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An attorney told the Pennsylvania Supreme Court on Wednesday that applying the full weight of the Fair Share Act required juries to apportion damages in all products liability cases, but several justices said they were worried doing so would open the door to “speculation” and “junk science” in the courtroom.

A full complement of the court heard arguments Wednesday in the asbestos case Roverano v. John Crane, a closely watched case that is expected to provide guidance to courts and litigators on how to apply the Fair Share Act in strict liability cases. Much of the argument session focused on whether damages should be apportioned equally to all defendants or whether juries should determine damages based on each defendant’s conduct.

Duane Morris attorney Robert Byer, who represented the defendant Brand Insulations, told the justices that the language and intent of Act 17 of 2011, often referred to as the Fair Share Act, makes it clear that juries must assess damages against each defendant in all products liability cases.

“The bottom line is, this is what the General Assembly directed the courts to do,” Byer said.

Byer contended that juries could use evidence that typically comes in during the liability phase to establish that the asbestos exposure was regular, frequent and proximate when they assess what amount of damages each defendant should be saddled with.

Justices Max Baer and David Wecht said they did not think science could provide the level of detail that would be needed to properly determine how much each defendant contributed to the harm.

“Respectfully, your theory is interjecting junk science,” Baer said. “We’ve never held that duration of contact corresponds with culpability.”

Justice Christine Donohue offered similar sentiments.

“The jury could just speculate,” Donohue said. “You’re just asking the jury to make it up.”

Justice Sallie Mundy also said she felt that using the evidence to allocate damages essentially altered the framework of the products liability cause of action, and Wecht, repeatedly referring to what he called “indivisible harm” that occurs in asbestos cases, said the problem may have arisen when the General Assembly ”cramm[ed]” strict liability issues into legislation pertaining to negligence principals.

“ There needs to be a fault determination,” Wecht said.

Byer, however, countered that the jury would not be tasked with apportioning liability percentages, but instead would just be assessing damages. Any arguments about the fairness or concerns about any one particular class of parties should be brought to the legislature, he said. He also noted other jurisdictions, such as Ohio, handle products liability cases in a similar manner, and said he was only asking courts to “apply the statute.”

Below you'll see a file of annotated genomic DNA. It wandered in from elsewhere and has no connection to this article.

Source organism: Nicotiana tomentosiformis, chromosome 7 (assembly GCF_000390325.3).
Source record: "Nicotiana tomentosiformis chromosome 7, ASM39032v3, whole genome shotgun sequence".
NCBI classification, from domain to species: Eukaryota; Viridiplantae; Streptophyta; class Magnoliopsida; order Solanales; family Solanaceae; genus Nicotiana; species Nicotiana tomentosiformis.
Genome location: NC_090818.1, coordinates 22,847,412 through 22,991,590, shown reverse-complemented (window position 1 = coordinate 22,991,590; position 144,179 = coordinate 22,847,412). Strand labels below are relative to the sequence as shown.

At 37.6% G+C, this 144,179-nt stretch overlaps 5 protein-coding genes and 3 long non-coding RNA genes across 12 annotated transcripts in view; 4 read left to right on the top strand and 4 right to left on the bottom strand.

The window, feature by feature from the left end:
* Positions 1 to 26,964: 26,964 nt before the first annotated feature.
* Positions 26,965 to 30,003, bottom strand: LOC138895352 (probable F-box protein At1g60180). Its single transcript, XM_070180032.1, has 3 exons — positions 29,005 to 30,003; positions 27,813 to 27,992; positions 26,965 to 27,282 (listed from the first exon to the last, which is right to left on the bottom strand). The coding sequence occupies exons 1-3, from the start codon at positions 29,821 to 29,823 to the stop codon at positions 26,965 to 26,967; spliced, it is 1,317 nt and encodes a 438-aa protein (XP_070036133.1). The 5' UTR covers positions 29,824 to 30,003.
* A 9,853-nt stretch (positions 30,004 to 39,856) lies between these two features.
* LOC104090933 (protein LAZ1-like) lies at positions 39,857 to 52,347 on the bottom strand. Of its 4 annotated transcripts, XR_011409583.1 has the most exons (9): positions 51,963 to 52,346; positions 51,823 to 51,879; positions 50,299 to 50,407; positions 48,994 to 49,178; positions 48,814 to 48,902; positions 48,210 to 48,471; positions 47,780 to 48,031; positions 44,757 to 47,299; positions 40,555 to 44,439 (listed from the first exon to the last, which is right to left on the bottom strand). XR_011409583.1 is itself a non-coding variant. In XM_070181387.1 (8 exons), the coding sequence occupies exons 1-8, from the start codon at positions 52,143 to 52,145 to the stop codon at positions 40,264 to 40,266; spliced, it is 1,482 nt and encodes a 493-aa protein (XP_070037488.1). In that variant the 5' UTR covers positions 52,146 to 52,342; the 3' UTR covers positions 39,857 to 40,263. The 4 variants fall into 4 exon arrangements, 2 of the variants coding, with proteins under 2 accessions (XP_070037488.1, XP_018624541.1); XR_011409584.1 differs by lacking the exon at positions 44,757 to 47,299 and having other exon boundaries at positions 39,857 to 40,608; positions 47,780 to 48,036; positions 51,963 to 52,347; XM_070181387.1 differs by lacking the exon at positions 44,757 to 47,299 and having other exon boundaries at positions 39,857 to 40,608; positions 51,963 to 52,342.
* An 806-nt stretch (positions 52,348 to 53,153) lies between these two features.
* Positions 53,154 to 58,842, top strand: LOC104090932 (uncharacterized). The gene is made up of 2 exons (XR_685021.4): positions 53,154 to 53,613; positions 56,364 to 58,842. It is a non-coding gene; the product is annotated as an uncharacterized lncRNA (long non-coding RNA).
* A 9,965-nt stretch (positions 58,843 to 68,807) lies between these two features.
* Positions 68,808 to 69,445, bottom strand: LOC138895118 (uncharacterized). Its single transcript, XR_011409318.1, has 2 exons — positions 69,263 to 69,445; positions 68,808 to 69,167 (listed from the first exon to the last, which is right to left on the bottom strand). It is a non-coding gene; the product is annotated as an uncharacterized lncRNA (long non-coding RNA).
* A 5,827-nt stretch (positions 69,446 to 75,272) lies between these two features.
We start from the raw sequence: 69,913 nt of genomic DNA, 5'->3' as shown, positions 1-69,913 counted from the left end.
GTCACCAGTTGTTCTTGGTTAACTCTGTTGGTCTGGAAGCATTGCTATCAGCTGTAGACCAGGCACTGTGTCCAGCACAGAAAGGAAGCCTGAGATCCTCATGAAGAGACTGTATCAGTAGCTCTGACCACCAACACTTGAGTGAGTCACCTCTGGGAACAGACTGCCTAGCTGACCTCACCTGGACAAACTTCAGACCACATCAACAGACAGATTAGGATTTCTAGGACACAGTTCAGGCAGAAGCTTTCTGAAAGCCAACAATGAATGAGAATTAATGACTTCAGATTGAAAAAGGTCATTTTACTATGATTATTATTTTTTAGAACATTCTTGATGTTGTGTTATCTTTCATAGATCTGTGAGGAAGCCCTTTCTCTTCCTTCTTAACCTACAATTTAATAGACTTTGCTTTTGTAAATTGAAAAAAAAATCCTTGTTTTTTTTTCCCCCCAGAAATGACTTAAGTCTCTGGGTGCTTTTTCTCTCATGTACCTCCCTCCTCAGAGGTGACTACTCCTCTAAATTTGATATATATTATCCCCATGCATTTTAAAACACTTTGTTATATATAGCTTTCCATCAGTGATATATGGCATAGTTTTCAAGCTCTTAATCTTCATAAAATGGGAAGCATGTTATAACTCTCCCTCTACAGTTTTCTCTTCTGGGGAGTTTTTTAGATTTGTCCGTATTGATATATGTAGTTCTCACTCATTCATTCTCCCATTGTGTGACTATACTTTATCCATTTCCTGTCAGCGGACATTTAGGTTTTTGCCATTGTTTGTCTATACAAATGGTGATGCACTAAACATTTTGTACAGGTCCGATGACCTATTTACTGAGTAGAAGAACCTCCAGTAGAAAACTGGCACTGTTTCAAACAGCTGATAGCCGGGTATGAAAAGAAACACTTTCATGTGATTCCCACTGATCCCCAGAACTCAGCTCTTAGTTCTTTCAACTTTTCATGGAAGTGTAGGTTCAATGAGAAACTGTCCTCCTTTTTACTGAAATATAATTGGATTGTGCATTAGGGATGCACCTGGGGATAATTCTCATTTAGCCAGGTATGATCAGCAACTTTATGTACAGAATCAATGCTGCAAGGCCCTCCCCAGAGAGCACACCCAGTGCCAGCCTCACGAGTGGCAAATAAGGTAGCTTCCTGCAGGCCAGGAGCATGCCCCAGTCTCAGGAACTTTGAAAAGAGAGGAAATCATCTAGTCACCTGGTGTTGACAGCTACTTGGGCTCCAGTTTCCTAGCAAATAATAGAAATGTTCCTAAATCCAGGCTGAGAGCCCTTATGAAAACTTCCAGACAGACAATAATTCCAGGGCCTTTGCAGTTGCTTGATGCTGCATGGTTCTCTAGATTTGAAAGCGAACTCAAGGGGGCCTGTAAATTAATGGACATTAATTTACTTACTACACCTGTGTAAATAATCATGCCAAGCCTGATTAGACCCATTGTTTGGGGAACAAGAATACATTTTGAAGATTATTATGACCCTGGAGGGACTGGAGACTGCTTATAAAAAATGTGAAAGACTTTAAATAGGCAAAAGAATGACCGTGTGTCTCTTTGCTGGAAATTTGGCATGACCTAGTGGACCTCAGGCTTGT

The case stems from the lawsuit William Roverano, a former PECO Energy employee, and his wife brought against numerous defendants over claims he was exposed to asbestos-containing products that eventually caused him to develop lung cancer. In 2016, a Philadelphia jury awarded Roverano $6.3 million.

The verdict sheet listed eight defendants, but the jury did not determine how much each should contribute to the award. Instead the judge distributed the damages evenly between the defendants on a per capita basis. In December, a three-judge Superior Court panel vacated the trial court’s ruling that the Fair Share Act did not apply, and remanded the case for a new trial to apportion liability.

Before the enactment of the Fair Share Act, a defendant found liable for any percentage of an incident could be made to pay the entire award. The act changed the law so defendants are only responsible to pay for the percentage they’re found liable, and can only be made to pay the full award if they are found more than 60 percent responsible.

Edward Nass of Nass Cancelliere, who argued for Roverano, contended that the Supreme Court did not have to apply its ruling to all products liability causes of action, and could instead limit it to asbestos cases.

Nass further told the justices that the number of products a plaintiff can be exposed to, which could be as many as 40, the length of time between when the exposures happen and the diseases manifest, and the fact that science is unable to pinpoint which product caused the disease all make it extremely difficult for jurors to apportion damages. And, he argued, since none of the defendants warned about the damages of asbestos, the defendants all should be equally responsible for the damages.

“A percentage apportionment of liability in an asbestos action is nearly impossible, if not impossible,” he said. “If the medical community can’t allocate who’s responsible, how is a jury supposed to?”